Elementary: Quick Thoughts
I’ve been an impassioned follower of the BBC’s Sherlock, and before that, a lover of Sir Arthur Conan Doyle’s Sherlock Holmes books. Cue ads for CBS’s Elementary. I was understandably wary, but, roommates.
Huzzah, no over-the-top gory body discovery to test the boundaries of the extra-of-the-week’s shrieking and sputtering abilities.
An addition of an extra layer of complexity to the crime!
I’ve no particular attraction to any of the main actors. Aidan Quinn comes closest, but I’ve got chemistry with none of them. It was, however, lovely to see Reiko Aylesworth in Episode 6, “Flight Risk.”
They don’t use crazy detail graphics, such as flashes, zooms, circles, texts, etc., to draw attention to Sherlock’s observations. This could go either way, but I’m tentatively placing it in the ‘plus’ category.
As there are two series currently airing in the US and Britain – albeit on slightly different schedules – it’s only fair to compare them. To keep things clear between the two characters, Sherlock‘s Sherlock will be Sherlock and Elementary‘s Sherlock will be ESherlock.
Sherlock experiments a lot with blocking and edits, specifically placing things on extreme thirds of the screen and using complicated wipes to transition from scene to scene. Elementary‘s style is standard, with use of modern pop songs, multi-cam setups, basic edits, etc.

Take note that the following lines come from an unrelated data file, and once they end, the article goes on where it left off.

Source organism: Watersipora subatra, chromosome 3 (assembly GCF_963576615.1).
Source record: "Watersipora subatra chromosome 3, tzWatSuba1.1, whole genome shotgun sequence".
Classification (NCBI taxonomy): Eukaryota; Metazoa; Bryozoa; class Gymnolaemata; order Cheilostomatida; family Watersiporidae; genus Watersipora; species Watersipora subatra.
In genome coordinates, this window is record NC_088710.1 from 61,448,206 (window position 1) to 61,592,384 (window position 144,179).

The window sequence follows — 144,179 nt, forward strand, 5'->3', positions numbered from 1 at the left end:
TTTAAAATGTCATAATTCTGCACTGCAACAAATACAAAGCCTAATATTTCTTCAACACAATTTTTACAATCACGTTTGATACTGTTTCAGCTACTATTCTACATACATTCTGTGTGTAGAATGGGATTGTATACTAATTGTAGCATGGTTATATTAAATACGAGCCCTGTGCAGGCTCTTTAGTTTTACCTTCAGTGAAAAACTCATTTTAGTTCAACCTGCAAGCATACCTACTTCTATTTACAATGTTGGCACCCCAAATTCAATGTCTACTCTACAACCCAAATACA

Sherlock gives us Mrs. Hudson as the landlady/surrogate parental figure. Elementary makes use of Sherlock’s father, though we’ve not met him or Mycroft. I don’t understand why they’d introduce a non-canonical parental figure, other than to differentiate between Elementary and Sherlock. We did also meet Alistair, another potential family substitute.
Both stay true, in their ways, to the cannon. The writers all hit all the recognizeable buttons up front – the drugs, the hypnosis, the theory of brains having limited space, the deerstalker hat. Though they are vaguely different and clever, I feel like they’re trying to impress upon us, THIS IS SHERLOCK HOLMES. That is more understandable in a limited-run series like Sherlock, but if the Elementary writers really plan for the series to stick around, they should pace themselves.
Both understate the sexual tension, and find other, creative ways to make Holmes and Watson function as a couple.
While Sherlock gathers his knowledge more through physical details and ESherlock has a slightly better grasp of human motivations, both are socially awkward. Both are blunt and rude with no care for social convention. Sherlock also has Aspberger-esque tics, ESherlock has no sense of fashion (though Sherlock could be seen as combining these things with his sheet antics in Series 2 Episode 1).
- While being unable to fake drinking coffee is a universal problem for actors of all calibers, Elementary is particularly terrible at it.
- The color palette changes depending on where everyone is (the house, for example, is quite different from the police station or hospital), but no consistent pattern I can see.
More abominable examples of both procedurals and Sir Arthur Conan Doyle’s work are currently being manufactured. Better examples, too, but those are much less frequent, so no-one will fault you for falling back on this in the meantime.